Solar Advocates Claim Victory In New Mexico

Customers of New Mexico utility Southwestern Public Service Co. (SPS) will not have to worry about paying higher fees for producing their own solar energy; in fact, most solar customers will even see reductions in their total surcharge fees, according to nonprofit environmental advocacy groups Earthjustice and Vote Solar.

The two groups, in partnership with New Mexico attorney Jason Marks, say they have fought SPS’ proposal to increase a special charge on customers who produce renewable energy on their property.

Under a settlement agreement approved by the New Mexico Public Regulation Commission, SPS’ solar surcharge (technically known as “Rate No. 59, Distributed Generation Standby Service Rider”) will not increase and will drop for many, according to the nonprofits.

SPS first imposed the special charge in 2011; in October 2015, the utility proposed increasing it by 31% for residential customers and up to 48% for other groups of customers.

The settlement maintains the current rate charged for producing renewable energy on a home, small business, municipal building or school. For agricultural irrigation customers with renewable energy systems, the surcharge will drop by 20%. In addition, the surcharge will no longer apply to energy production that exceeds customers’ energy consumption that month.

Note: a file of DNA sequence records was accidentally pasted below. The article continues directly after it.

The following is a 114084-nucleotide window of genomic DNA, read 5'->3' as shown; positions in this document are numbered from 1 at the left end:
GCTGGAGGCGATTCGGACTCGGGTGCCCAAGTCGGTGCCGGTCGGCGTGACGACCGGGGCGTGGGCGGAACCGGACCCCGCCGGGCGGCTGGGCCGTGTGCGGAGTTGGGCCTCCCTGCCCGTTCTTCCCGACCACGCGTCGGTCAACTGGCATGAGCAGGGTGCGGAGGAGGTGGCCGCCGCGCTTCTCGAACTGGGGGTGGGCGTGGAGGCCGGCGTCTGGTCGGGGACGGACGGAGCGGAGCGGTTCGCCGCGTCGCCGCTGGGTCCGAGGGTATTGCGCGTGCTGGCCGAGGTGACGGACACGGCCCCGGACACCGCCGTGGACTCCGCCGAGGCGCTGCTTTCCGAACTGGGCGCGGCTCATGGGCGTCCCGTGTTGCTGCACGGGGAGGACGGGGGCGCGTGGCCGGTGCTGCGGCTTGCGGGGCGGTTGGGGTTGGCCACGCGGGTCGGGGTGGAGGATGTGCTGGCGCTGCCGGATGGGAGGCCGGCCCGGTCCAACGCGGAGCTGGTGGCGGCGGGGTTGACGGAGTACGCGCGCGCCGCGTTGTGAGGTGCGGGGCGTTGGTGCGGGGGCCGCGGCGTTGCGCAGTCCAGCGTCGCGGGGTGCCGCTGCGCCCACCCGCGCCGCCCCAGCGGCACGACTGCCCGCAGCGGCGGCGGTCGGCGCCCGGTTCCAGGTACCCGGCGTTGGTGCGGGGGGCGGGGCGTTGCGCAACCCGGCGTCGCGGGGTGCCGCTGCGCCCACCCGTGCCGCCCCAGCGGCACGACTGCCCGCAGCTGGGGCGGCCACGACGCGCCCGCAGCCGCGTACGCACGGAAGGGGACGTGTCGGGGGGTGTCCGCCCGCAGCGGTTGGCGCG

The groups note that the rate hike would have threatened the growth of distributed solar and other clean energy resources in southeastern New Mexico.

In 2015, the state’s two other investor-owned utilities also sought to impose new fees for customers with rooftop solar systems. However, Earthjustice, Vote Solar and other advocates intervened in both proceedings – resulting in one withdrawn and one defeated in the commission’s legal proceedings.

“We applaud the commission for [yesterday’s] decision, which will prevent SPS from further penalizing solar customers for generating their own electricity – an investment that lowers energy costs, supports local jobs and improves health for families statewide,” says Rick Gilliam, Vote Solar’s program director. “This should send a clear signal to utilities around the country that are attempting to impose similar discriminatory fees that this tactic to curtail rooftop solar is as unconstructive as it is unfair.”


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